Doctor insights on:
Is Ethnicity A Factor In Restless Leg Syndrome
What is RLS?: Restless Leg is a condition where you have an uncomfortable sensation (burning, crawling, cramping, aching, tingling, etc.) in you legs that cause an urgent/irresistible need to move your legs (walking, moving legs, messaging, rubbing, etc.). This movement usually occurs when going to bed and can progress to the daytime and sometimes to the arms. See a movement disorder neurologist for Treatment. ...Read moreSee 2 more doctor answers
Multiple: Dopamine agonists work best and include ropinorole, pramipexole, the new Neupro (rotigotine) patch. More traditional meds have included l-dopa, and clonazepam. If you have anemia or kidney disease, better treatment of these conditions may work. Check serum ferritin as some folks may have issues with iron metabolism. Rls is occasionally associated with ms>. ...Read moreSee 2 more doctor answers
NOT FULLY KNOWN: But do find some patients with disruption of iron stores, so, can check ferritin levels. We do find some problem with dopamine issues, and find success in using dopamine agonists, but another approach using Horizant, affects different brain chemicals. May be some genetic links in a few families, and association with a sleep disorder in some also found. ...Read more
See your family: Dr. Your family doctor should be well-equipped to treat you for restless leg syndrome. Am sure that he or she knows the standard protocol for the treatment of this condition. I also know how miserable the condition is so you would want to get in as soon as possible. Certain blood tests will need to be run to rule out other physical clauses and then medication will be prescribed. Best wishes. ...Read more
RLS: If you have an urge to move your legs due to "creepy, "crawling, " uneasy discomfort, or aching feeling especially at night that gets better with movement and worse at rest then you may have restless legs syndrome (rls). Rls can be due to many secondary causes or be a syndrome on its own. It is best to seek advice of a sleep medicine specialist who can help make that diagnosis. ...Read more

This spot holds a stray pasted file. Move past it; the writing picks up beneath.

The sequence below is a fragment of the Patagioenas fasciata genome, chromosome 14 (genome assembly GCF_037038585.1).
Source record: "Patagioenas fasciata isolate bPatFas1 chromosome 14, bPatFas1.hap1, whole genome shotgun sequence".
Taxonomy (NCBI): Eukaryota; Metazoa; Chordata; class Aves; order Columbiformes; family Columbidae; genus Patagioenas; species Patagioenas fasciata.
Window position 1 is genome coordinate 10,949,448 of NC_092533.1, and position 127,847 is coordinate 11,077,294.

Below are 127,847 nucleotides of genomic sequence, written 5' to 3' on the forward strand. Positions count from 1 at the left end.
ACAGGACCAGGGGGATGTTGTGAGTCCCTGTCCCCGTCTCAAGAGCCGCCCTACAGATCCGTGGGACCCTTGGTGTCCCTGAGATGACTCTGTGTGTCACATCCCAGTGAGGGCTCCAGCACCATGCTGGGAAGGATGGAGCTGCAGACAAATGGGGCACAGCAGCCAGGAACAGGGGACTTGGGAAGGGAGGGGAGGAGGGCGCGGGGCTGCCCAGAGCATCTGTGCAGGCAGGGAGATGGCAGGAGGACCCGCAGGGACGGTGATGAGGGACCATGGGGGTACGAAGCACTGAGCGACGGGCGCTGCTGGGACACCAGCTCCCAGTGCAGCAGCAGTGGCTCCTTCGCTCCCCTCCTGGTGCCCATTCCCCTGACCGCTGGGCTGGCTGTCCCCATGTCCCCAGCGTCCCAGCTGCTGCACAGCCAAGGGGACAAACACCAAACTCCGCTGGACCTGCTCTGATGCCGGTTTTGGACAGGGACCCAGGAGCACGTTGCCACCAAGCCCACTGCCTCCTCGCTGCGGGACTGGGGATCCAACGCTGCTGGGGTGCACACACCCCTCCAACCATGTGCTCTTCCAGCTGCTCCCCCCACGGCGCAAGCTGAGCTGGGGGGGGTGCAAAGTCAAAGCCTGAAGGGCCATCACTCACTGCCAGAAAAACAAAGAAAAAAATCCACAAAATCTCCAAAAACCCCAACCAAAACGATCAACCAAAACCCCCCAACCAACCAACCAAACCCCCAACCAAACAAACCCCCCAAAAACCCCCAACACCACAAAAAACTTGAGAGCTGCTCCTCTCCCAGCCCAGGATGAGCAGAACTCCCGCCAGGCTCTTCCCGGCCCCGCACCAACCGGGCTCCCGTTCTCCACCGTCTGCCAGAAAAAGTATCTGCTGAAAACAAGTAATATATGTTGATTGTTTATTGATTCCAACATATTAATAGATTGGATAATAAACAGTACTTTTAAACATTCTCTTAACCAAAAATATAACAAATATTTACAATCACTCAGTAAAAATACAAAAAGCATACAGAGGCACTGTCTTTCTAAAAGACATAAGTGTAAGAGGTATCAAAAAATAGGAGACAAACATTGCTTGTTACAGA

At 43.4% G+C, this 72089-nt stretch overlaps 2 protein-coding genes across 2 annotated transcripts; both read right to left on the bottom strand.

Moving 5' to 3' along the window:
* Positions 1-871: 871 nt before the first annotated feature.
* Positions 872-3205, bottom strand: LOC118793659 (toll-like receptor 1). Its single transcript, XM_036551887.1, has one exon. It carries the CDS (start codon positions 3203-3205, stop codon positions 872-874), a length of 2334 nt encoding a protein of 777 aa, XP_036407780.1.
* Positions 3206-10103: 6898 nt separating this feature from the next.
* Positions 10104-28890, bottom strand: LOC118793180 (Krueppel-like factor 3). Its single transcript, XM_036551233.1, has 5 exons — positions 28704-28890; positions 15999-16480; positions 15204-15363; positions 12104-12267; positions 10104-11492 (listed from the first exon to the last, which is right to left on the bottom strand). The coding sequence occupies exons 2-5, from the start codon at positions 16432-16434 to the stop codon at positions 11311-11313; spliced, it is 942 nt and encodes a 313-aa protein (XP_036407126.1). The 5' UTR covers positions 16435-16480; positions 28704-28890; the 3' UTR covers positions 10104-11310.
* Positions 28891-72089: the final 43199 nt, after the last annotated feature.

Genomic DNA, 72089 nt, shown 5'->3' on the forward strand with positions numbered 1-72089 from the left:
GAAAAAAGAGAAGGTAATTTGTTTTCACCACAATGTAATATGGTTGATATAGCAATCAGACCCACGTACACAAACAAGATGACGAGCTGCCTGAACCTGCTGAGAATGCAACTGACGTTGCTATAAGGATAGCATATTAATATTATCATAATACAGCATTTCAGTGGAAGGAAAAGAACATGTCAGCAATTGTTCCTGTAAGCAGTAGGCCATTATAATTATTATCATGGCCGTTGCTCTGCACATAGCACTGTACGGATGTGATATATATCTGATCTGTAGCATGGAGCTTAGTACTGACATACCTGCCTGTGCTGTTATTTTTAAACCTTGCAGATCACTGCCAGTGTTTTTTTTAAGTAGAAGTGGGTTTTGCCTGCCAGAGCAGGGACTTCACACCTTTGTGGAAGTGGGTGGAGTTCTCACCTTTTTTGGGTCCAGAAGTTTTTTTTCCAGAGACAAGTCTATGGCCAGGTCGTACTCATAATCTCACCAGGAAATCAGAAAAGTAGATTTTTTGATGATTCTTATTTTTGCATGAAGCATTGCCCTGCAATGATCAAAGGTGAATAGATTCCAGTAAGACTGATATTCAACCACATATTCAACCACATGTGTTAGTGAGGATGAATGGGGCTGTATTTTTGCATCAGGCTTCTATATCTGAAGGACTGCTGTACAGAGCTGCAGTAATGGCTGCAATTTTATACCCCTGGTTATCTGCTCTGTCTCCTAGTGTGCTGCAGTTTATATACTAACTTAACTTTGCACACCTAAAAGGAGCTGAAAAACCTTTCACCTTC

Few tricks: If the restless legs syndrome (rls) is secondary to another disease, first treat the disease. If it is primary rls, some women respond to iron replacement therapy, even if not anemic. Second, try avoiding caffeine, nicotine, and alcohol for a while as these make RLS worse. If those strategies do not work, the other options are prescription medications from your doctor. ...Read moreSee 1 more doctor answer
B/n 3.9-5.5%: Here is a link on a study done on rls: http://www.Ncbi.Nlm.Nih.Gov/pubmed/12127170 rls is more common in women than men (hence the range). The stanford study found that alcohol and/or smoking use, as with night-shift working, increases risk of rls. They also said that with increased age RLS risk increases, and that sleep apnea and coffee consumption also contributed. They said more data was needed. ...Read more
Underlying Causes: Rule out underlying causes that may be able to be treated such as mineral deficiencies (iron, folate, (folic acid) magnesium), venous insufficiency, or various immune deficiencies. Start with blood work and a venous ultrasound by a vascular surgeon. Review medications for side effects . If no underlying cause is identified, get daily exercise and cut back on smoking a and or drinking, if applicable. ...Read moreSee 1 more doctor answer
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